“Where else, but the Ritz?”, exclaimed Sudhanshu aloud, all the while quietly thinking about the two cheetahs and their owner, the cabaret dancer, in The Ritz.
Sudhanshu’s taciturn father had in his typical manner enquired where he had planned to stay in Bombay before embarking on a P&O ship on his journey to England, where he would pursue his higher studies in Engineering. A brilliant, Anglicised son of a well-to-do business man of Calcutta, Sudhanshu was full of dreams and ambitions. Being all of 26, visiting Bombay of the early 1940s - although for a couple of days only - was a dream come true for him.
Sudhanshu had heard about Churchgate Street, where the Ritz Hotel was, from his friends who had visited Bombay. The Ritz, along with the Ambassador, Gaylords, Berry’s, Bombelli’s and the Talk of the Town, all played host to musical troupes which entertained the Bombay elite. This street was a microcosm of the colonial society that Bombay was. There was of course the added attraction of the other rage and rave of the times - Hawaiian music. The release of movies like Song of the Islands, Aloma of the South Sea and Wakiki Wedding increased the Indian interest in all things Hawaiian. Moreover, Sudarshan’s Anglo-Indian and Anglo-Burmese friends had introduced him to Hawaiian music and so he was also aware that troupes like the Royal Hawaiians and the Royal Somoan dancers, David Kailie and Queenie, performed at the Ritz in Bombay. In short, the Ritz was iconic. It was the place ‘to be’
By the early 20th Century, the world had opened up. Americans and Europeans toured the world in style and comfort. Inevitably, colonial cities all over the world saw the establishment of hotels, mirroring almost exactly, the style and amenities of those in Europe and America. International guests got a taste of a home away from home. These hotels were patronised by visiting foreigners and local elites and serviced by local labour.
The Ritz Hotel on plot 116 on the Churchgate Reclamation, succeeded the Watson and the Taj in top of the line hospitality. The Backbay reclamation was part of a larger scheme of reclamations to ease the population density and create a seawall that was originally supposed to be 6km long. When it was completed the 6km mark was not reached, but it was still enough to give Bombay its iconic Marine Drive. This became a space where new experiments with architecture were carried out and it became home to the second largest cluster of Art Deco buildings. Churchgate Street, the main artery connecting Marine Drive to the business district of Fort, became the space for expressing the tasteful cosmopolitanism of the Bombay elite.
The Ritz was iconic. Like most buildings on the Reclamation, The Ritz had a RCC - Reinforced Concrete Cement - frame structure that had become immensely popular in Bombay. Architects Gregson, Batley and King, identified as “the largest practice, amongst the Bombay architects during the 1930s and 40s” designed The Ritz in the Art Deco style that was making a clean sweep in Bombay. The trio had been appreciated for two other structures on this stretch - the newly opened Brabourne Stadium and the Bombay Club house. The general contractors were Shapoorji Pallonji, already more than 70 years in the business. All this was of immense interest to the young engineer venturing abroad for further studies.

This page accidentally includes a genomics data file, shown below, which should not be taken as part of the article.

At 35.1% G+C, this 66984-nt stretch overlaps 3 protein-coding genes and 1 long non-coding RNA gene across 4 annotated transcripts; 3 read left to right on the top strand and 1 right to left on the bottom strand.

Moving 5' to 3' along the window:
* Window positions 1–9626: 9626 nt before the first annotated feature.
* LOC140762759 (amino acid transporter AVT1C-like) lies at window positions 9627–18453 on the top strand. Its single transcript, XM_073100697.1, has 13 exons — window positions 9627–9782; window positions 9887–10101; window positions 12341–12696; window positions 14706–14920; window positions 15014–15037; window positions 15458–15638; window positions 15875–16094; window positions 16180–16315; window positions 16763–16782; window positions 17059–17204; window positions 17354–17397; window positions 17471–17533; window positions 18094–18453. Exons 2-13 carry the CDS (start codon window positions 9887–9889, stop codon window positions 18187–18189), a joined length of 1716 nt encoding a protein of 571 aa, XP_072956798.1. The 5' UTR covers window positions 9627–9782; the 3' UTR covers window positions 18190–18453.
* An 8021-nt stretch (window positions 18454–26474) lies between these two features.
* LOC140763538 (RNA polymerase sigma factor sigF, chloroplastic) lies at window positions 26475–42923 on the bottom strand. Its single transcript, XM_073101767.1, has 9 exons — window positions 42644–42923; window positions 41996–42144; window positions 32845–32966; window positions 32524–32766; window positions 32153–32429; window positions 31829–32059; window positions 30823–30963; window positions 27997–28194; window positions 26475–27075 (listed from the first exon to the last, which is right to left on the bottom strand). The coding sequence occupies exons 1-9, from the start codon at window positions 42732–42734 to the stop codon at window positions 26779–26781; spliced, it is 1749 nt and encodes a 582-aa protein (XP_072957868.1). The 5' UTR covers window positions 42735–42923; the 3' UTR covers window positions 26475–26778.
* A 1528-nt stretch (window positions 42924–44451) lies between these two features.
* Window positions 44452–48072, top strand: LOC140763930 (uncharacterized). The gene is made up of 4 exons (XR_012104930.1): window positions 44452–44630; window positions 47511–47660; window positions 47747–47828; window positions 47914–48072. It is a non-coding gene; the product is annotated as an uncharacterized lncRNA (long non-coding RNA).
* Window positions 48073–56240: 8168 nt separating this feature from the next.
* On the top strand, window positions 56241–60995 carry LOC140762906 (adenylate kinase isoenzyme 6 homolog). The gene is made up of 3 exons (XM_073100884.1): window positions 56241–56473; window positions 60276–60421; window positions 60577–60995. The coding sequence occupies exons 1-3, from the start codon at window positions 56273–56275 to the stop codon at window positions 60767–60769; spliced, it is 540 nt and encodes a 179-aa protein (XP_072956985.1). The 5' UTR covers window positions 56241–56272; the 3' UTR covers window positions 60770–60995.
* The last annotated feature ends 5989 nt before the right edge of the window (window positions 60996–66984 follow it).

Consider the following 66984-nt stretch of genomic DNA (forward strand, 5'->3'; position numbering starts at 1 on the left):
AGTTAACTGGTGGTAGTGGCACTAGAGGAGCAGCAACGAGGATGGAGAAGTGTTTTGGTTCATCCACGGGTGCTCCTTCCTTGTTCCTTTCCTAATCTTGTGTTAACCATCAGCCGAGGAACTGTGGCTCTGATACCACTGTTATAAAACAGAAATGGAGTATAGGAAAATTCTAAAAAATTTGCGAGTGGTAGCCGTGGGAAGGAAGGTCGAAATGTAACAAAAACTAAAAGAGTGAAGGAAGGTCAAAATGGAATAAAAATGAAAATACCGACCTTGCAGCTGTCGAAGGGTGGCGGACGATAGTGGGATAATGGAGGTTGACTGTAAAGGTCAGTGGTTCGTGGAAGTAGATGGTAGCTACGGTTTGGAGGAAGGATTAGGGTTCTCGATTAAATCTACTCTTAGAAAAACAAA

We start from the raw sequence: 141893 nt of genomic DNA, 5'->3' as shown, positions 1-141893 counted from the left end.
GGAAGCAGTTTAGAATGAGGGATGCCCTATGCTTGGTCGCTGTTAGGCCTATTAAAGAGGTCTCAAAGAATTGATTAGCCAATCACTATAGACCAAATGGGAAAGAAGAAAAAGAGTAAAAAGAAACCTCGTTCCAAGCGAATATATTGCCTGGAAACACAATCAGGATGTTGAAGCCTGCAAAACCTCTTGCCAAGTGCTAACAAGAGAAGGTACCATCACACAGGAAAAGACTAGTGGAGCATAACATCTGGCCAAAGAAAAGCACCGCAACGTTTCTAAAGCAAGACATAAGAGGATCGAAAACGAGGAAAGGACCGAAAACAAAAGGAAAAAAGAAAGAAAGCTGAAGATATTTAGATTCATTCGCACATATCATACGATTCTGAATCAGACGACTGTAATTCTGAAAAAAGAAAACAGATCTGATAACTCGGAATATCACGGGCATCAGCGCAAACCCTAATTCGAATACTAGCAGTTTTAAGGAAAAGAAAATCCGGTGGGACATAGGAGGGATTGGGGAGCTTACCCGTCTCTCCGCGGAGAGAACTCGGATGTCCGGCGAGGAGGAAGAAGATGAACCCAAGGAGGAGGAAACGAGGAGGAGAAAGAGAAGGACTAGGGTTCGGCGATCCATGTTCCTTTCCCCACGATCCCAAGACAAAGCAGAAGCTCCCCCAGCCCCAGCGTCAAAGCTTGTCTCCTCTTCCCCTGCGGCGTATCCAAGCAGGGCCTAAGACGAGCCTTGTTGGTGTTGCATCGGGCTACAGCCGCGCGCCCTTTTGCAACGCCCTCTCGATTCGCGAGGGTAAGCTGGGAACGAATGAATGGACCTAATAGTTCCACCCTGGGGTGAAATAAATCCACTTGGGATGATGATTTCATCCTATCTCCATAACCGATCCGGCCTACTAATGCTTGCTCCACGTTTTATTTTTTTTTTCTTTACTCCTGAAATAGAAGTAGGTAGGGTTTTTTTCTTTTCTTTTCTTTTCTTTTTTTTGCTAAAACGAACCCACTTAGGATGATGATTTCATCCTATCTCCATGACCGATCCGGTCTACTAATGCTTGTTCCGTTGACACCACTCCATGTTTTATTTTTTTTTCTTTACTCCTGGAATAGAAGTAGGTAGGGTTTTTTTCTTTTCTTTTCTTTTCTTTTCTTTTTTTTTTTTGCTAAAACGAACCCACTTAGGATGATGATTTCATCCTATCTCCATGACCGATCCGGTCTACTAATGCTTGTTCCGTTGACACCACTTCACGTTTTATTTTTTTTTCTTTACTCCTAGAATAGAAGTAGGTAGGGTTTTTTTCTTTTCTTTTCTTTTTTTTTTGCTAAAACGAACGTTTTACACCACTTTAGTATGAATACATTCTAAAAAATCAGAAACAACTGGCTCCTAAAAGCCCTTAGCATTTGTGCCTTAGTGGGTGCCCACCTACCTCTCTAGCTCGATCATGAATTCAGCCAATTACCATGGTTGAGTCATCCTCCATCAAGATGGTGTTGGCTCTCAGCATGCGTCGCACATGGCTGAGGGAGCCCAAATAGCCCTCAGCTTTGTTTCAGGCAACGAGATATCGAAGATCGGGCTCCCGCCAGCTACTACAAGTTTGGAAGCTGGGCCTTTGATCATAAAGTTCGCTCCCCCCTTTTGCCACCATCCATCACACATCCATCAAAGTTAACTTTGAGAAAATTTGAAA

The Ritz was characterised by prevailing ideas of modernity - a streamlined look that celebrated simplicity and neatness. In fact, the understated aesthetic of the structure was a stark contrast to the ornateness of the Taj or Watson’s Hotel but in line with modern aspirations. Even in the choice of flooring, Gregson, Batley and King kept the look synchronous. For the Ritz floors, passages and staircases, marble of choice quality and in subtle decorative patterns were used.
In addition, the Ritz was one of the earliest structures to be decorated on the exterior with Bharat’s new brand of coloured cement - Colourex. In essence a Portland Cement of the highest grade, Colourex had all its properties and characteristics but differed in one aspect - its colour. While Portland cement was grey and therefore considered drab, Colourex could be purchased in any shade or colour. Bharat supplied Colourex in more than 20 shades ranging from blacks, whites, pinks, reds, yellows, greens and browns. Two unusual shades called Malad Stone and Agra Stone were also available.
Colorex was a versatile product using coloured cement to execute stucco work on walls. The adaptability in terms of treatment and the incredible variety of colours that could be created enhanced its efficacy. At the Ritz, Bharat Tiles & Marble Co. was responsible for 42,500 sq.ft. of Colorex work on the facade of the structure. The ground + five building was bathed in Light Cream that gloriously reflected the golden hues of the setting sun as it dipped into the ocean. The only form of ornamentation in the Ritz were continuous bands of Colorex’s spirited Leaf Green shade that enveloped the building’s angles and accentuated the fine lines of recessed rectangular balconies and chajjas adding a no-fuss appeal to this fashionably urbane structure.
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